[0053] Furthermore, some inkjet arrangements are used with a relatively limited number of types of media due to a need in such arrangements to swell some of the liquids into the media. The offset arrangement of some example embodiments of the disclosure including the use of the transfer member 12 expands the gamut of media which may be used in some inkjet applications. For example, many commercial applications utilize glossy or coated media which may be used with the apparatus and methods of at least some embodiments of the disclosure. In addition, since at least some of the processing occurs on the transfer member 12 (e.g., development, liquid carrier removal) as opposed to upon the media in some embodiments, additional media, such as PVC and plastics may be printed upon, for example, in industrial applications which may be otherwise unsuitable because of heat used in such other embodiments.

[0054] Referring to Fig. 9, one example embodiment of a transfer station 23 is shown. One or more of heat, pressure and an electrical charge may be used to facilitate transfer of an image 19 (e.g., ink particles 28) from transfer member 12 to media 22. In the depicted embodiment, the image receiving surface of the media 22 includes an additive material 90. In one embodiment, the additive material 90 such as the above-described resin is provided as a relatively thin layer (e.g., 20nm - 2000nm) upon an image receiving surface of media 22. One or more analog rollers (not shown) may be positioned upstream of transfer station 23 along the media delivery path to provide the additive material 90 upon the media 22 prior to transfer of the ink of the image 19 to the media 22. Any suitable method or apparatus to provide the additive material 90 upon media 22 may be used. In one embodiment, the additive material 90 may be heated prior to transfer of the image at the transfer station 23 to assist with transfer of the ink of the image 19 to the media 22. Additive material 90 assists with adhering of the ink to media 22 and reduces penetration of ink particles into fibers of media 22.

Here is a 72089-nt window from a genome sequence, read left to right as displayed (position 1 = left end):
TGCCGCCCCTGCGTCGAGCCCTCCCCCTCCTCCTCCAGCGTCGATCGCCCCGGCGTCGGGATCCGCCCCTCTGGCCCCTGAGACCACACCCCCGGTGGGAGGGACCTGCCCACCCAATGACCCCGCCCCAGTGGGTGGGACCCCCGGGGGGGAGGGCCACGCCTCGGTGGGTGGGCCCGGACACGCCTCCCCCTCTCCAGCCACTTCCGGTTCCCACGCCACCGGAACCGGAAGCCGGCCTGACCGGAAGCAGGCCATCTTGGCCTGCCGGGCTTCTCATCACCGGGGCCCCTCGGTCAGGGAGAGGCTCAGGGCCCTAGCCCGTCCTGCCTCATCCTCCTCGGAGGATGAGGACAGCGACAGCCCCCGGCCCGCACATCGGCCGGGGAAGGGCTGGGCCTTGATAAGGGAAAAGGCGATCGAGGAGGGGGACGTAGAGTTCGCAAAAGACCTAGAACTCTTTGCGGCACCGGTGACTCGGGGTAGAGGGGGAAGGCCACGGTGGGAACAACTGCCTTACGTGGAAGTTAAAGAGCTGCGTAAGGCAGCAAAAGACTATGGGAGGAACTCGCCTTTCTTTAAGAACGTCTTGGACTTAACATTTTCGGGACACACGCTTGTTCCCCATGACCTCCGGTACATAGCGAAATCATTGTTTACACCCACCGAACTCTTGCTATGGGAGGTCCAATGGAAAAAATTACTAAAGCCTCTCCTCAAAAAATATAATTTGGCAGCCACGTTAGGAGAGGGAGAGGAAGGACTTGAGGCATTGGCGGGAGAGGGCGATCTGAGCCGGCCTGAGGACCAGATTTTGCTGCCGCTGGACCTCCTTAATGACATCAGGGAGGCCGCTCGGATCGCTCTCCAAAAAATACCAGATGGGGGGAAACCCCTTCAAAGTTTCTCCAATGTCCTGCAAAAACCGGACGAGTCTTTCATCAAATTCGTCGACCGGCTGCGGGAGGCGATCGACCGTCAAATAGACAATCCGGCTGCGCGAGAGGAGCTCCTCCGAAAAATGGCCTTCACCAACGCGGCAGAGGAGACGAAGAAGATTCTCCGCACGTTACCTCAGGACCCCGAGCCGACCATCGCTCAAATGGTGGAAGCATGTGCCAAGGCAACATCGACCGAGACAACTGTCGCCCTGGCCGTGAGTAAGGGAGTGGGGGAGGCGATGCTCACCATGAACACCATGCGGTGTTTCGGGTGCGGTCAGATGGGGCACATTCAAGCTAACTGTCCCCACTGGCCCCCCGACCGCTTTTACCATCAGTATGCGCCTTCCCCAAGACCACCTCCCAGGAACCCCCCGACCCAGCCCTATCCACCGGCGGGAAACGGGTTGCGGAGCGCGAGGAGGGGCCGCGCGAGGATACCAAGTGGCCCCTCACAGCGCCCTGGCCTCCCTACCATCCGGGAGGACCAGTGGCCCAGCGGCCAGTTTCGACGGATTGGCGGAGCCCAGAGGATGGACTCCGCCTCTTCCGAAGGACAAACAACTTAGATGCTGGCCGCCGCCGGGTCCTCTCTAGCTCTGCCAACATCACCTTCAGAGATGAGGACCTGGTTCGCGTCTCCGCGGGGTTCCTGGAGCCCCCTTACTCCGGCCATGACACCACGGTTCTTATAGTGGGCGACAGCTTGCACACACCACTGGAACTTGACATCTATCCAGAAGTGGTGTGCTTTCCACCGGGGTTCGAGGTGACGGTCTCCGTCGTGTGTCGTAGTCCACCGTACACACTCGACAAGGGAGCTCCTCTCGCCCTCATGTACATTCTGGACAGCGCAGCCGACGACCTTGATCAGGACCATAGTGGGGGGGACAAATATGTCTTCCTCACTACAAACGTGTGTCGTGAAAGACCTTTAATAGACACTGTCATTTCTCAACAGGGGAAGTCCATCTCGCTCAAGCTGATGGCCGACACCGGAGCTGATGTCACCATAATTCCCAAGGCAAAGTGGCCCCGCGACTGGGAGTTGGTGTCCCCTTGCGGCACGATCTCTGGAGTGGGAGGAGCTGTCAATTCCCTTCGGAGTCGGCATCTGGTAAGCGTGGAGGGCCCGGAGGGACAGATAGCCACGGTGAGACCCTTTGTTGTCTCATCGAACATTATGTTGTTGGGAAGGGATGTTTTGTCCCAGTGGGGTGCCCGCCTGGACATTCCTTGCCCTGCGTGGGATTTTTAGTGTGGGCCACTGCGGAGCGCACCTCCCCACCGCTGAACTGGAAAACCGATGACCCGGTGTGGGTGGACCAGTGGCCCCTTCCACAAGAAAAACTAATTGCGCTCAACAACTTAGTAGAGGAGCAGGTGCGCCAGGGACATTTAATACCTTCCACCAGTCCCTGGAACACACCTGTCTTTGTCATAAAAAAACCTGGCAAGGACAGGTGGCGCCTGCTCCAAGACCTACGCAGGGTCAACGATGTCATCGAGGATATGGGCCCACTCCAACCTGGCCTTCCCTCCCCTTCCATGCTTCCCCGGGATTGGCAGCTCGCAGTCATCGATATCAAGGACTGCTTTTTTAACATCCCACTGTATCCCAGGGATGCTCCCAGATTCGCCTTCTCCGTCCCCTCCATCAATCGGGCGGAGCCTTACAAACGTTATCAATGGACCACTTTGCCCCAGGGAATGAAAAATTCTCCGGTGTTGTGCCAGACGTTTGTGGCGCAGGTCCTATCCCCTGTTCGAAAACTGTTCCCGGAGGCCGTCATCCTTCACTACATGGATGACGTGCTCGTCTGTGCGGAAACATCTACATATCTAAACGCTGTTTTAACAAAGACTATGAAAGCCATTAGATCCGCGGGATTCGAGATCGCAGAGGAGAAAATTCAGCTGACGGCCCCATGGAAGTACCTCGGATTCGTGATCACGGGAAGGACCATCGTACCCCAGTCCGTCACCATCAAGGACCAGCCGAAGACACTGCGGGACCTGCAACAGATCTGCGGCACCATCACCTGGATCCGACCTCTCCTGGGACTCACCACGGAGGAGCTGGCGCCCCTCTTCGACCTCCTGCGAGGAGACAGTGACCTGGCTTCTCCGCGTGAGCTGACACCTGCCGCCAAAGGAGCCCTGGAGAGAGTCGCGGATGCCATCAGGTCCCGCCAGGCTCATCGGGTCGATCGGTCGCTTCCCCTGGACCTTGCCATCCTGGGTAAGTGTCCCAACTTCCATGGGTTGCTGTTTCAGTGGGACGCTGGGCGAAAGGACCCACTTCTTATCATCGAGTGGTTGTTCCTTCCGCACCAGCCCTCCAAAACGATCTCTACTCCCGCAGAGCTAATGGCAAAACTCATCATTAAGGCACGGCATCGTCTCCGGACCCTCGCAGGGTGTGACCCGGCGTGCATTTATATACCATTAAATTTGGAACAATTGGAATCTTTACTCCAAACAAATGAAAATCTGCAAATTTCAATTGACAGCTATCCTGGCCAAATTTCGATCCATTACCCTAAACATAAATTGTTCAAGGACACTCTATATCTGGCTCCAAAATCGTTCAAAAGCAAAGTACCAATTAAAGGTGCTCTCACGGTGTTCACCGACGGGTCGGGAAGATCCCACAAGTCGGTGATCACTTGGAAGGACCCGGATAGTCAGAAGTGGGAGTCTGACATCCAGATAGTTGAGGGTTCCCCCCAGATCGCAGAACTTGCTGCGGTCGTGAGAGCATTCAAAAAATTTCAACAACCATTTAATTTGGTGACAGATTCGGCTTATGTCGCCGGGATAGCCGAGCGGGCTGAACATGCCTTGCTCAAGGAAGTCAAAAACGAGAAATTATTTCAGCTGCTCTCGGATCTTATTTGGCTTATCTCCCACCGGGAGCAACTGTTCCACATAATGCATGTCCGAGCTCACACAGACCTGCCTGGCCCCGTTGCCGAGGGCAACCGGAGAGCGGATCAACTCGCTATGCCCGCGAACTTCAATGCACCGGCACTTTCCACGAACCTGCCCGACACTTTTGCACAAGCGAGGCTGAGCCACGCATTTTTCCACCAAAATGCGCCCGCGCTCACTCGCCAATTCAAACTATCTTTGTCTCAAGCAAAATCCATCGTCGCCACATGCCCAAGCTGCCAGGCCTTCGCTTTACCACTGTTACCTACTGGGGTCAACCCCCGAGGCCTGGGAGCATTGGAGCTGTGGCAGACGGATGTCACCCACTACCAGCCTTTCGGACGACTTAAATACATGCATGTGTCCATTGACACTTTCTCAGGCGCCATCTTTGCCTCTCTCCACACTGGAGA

[0055] Referring to Fig. 10, another embodiment of transfer operations is described. In Fig. 10, additive material 90 is provided upon the transfer member 12 prior to reception of droplets of the liquid marking agent, and accordingly, droplets ejected from print device 14 are received upon the additive material 90 upon the transfer member 12. In example embodiments, the additive material 90 may be provided by one or more analog rollers (see Fig. 1) upon transfer member 12 at a location intermediate transfer station 23 and print device 14. Other deposition apparatus or methods may be used.